The present invention is a safe, environmentally friendly absorptive cooling/heating process. The process uses a carbon dioxide absorption cycle that utilizes a liquid, non-toxic absorbent such as alcohol, from which the carbon dioxide gas is absorbed. Only the carbon dioxide refrigerant is circulated to the evaporator and condenser heat exchangers, the components directly in contact with breathable air, thus avoiding the problem of alcohol's flammability.
The exact nature of this invention, as well as its objects and advantages, will become readily apparent upon reference to the following detailed description when considered in conjunction with the accompanying drawing, wherein the figure illustrates a schematic of the process for the heat pump of the present invention.
The following description is provided to enable any person skilled in the art to make and use the invention and sets forth the best modes contemplated by the inventor of carrying out his invention. Various modifications, however, will remain readily apparent to those skilled in the art, since the general principles of the present invention have been defined herein specifically to provide a heat pump method and apparatus using carbon dioxide as the working fluid.
The preferred embodiment of the present invention described below comprises a generator, two heat exchangers, an absorber, and an evaporator. The generator heats the alcohol/carbon dioxide mixture to approximately 250° F., at which point carbon dioxide is vented. The carbon dioxide then passes through the heat exchanger, is pre-cooled and expanded, and passes through an evaporator to provide cooling at about 40° F. The CO2 then passes back through a heat exchanger to an absorber where it is absorbed back into the solution and heat is released. A more detailed description is provided below.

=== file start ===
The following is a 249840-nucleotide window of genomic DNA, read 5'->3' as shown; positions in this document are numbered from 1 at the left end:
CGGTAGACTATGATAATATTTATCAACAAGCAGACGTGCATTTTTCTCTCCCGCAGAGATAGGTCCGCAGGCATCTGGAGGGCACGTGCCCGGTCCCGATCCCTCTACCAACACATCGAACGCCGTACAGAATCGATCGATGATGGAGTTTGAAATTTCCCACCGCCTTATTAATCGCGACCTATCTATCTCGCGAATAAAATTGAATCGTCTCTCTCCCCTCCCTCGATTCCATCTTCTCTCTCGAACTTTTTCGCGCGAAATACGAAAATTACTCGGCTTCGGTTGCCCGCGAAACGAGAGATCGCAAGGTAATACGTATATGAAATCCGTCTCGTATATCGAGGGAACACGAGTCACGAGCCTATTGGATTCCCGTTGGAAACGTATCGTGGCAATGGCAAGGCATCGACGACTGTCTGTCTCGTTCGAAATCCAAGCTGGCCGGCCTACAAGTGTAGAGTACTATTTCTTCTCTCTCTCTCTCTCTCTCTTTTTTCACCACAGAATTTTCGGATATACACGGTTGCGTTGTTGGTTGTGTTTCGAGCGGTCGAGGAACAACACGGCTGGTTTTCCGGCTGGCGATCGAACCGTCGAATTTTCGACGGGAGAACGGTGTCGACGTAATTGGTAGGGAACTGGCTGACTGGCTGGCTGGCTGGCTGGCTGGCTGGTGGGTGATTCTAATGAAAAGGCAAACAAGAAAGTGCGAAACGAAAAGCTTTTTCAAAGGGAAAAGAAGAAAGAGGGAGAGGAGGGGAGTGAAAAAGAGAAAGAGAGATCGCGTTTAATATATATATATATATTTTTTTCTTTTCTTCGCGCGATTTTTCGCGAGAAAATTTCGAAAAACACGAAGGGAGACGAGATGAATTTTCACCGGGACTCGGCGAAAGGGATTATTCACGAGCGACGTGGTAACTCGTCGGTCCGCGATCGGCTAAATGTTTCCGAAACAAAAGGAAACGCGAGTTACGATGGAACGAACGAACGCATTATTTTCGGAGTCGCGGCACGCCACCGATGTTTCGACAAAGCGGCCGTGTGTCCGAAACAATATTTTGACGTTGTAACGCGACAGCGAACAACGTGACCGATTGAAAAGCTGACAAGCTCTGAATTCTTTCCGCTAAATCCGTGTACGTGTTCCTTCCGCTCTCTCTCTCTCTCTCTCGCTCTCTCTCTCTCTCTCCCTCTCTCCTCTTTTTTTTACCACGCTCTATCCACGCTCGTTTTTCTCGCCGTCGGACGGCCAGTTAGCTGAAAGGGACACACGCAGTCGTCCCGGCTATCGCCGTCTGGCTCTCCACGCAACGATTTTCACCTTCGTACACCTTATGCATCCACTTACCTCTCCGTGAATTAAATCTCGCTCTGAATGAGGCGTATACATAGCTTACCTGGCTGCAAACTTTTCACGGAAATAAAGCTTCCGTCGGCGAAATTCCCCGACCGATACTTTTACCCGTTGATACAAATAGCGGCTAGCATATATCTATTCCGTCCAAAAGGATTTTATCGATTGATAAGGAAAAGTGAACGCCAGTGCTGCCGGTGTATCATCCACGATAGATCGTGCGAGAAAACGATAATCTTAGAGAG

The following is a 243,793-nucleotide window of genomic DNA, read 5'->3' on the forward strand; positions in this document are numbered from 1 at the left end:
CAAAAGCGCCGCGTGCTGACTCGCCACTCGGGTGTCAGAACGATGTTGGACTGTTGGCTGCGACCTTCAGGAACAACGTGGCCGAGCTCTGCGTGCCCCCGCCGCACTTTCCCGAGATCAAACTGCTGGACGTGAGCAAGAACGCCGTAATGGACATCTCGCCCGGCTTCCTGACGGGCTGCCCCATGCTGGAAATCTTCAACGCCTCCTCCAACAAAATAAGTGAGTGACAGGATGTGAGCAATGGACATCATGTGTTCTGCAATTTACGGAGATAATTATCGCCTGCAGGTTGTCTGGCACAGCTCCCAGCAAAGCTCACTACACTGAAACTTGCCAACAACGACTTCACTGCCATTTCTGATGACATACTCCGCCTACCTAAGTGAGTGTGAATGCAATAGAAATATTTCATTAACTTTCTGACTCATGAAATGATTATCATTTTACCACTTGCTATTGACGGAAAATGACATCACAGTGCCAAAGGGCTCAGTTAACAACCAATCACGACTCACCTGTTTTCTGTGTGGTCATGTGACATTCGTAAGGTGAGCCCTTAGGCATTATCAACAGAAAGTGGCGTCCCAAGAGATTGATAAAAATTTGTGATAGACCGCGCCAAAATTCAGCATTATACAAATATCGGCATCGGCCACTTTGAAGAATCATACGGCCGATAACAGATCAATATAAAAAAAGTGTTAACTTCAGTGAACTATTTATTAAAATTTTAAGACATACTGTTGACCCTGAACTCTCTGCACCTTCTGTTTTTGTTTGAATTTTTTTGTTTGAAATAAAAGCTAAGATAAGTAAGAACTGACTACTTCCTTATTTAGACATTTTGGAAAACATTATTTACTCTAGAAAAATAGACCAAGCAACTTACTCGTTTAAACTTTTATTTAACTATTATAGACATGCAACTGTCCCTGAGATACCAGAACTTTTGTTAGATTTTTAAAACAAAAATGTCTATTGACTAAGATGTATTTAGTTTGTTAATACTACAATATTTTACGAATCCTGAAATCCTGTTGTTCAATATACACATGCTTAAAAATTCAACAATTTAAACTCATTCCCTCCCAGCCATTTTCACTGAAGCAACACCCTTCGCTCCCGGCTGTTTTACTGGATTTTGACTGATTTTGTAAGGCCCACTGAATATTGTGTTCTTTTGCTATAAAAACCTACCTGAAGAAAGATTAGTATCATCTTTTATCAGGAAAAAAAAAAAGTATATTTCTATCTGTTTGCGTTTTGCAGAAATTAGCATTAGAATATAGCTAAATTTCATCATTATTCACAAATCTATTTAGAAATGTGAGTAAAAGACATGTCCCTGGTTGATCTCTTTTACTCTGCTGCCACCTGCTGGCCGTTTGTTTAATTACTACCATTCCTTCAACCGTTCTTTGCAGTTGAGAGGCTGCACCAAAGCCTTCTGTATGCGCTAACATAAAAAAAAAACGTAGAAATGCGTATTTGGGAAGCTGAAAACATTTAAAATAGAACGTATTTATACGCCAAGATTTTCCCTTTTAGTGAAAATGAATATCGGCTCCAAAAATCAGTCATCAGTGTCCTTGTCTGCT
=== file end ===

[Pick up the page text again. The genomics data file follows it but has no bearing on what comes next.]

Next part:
FIG. 1 is a schematic diagram of a preferred embodiment of the present invention. A first reservoir, or “absorber” 100 stores a strong solution 195 of an absorbent such as alcohol, and carbon dioxide at low temperature such as 100° F. and a low pressure of 560 PSI. Numerical values are provided for illustrative purposes only and the invention is not limited a particular temperature or pressure discussed herein. The solution 195 is “strong” in that there is a higher concentration of the carbon dioxide dissolved in the alcohol as compared with a second reservoir of a “weak” solution to be discussed below.
The strong solution 195 of alcohol and carbon dioxide is directed through conduit 105 to a pump 110 that elevates the pressure of the solution to approximately 1400 PSI. The now high pressure solution is passed via conduit 115 through a heat exchanger 120 to increase the temperature in the solution to approximately 275° F. This high temperature solution is directed by conduit 125 to a second reservoir, or “generator” 130 in order to extract the carbon dioxide from the solution. From the high temperature high pressure solution 135, carbon dioxide gas 140 is boiled off or desorbed at the high temperature and pressure condition (250° F. and 1400 PSI) and directed through conduit 145. The weak alcohol solution 135 remaining after the quantity of carbon dioxide gas has been bled off is passed through an expansion valve 190 to reduce the pressure of the solution back to approximately 560 PSI, and then is directed to the heat exchanger 120 to recoup some of the heat used to heat the strong solution. After leaving the heat exchanger 120, the weak solution returns to the reservoir 100 where it is mixed with carbon dioxide gas returning from the cycle to regenerate the strong solution 195.
The quantity of high temperature, high pressure carbon dioxide gas 140 removed from the strong solution returns back through heat exchanger 120 to recoup some of the heat which in turn is used to heat more strong solution passing through the heat exchanger 120. Upon exiting the heat exchanger, the temperature of the CO2 gas is approximately 175° and the pressure remains approximately 1400 PSI.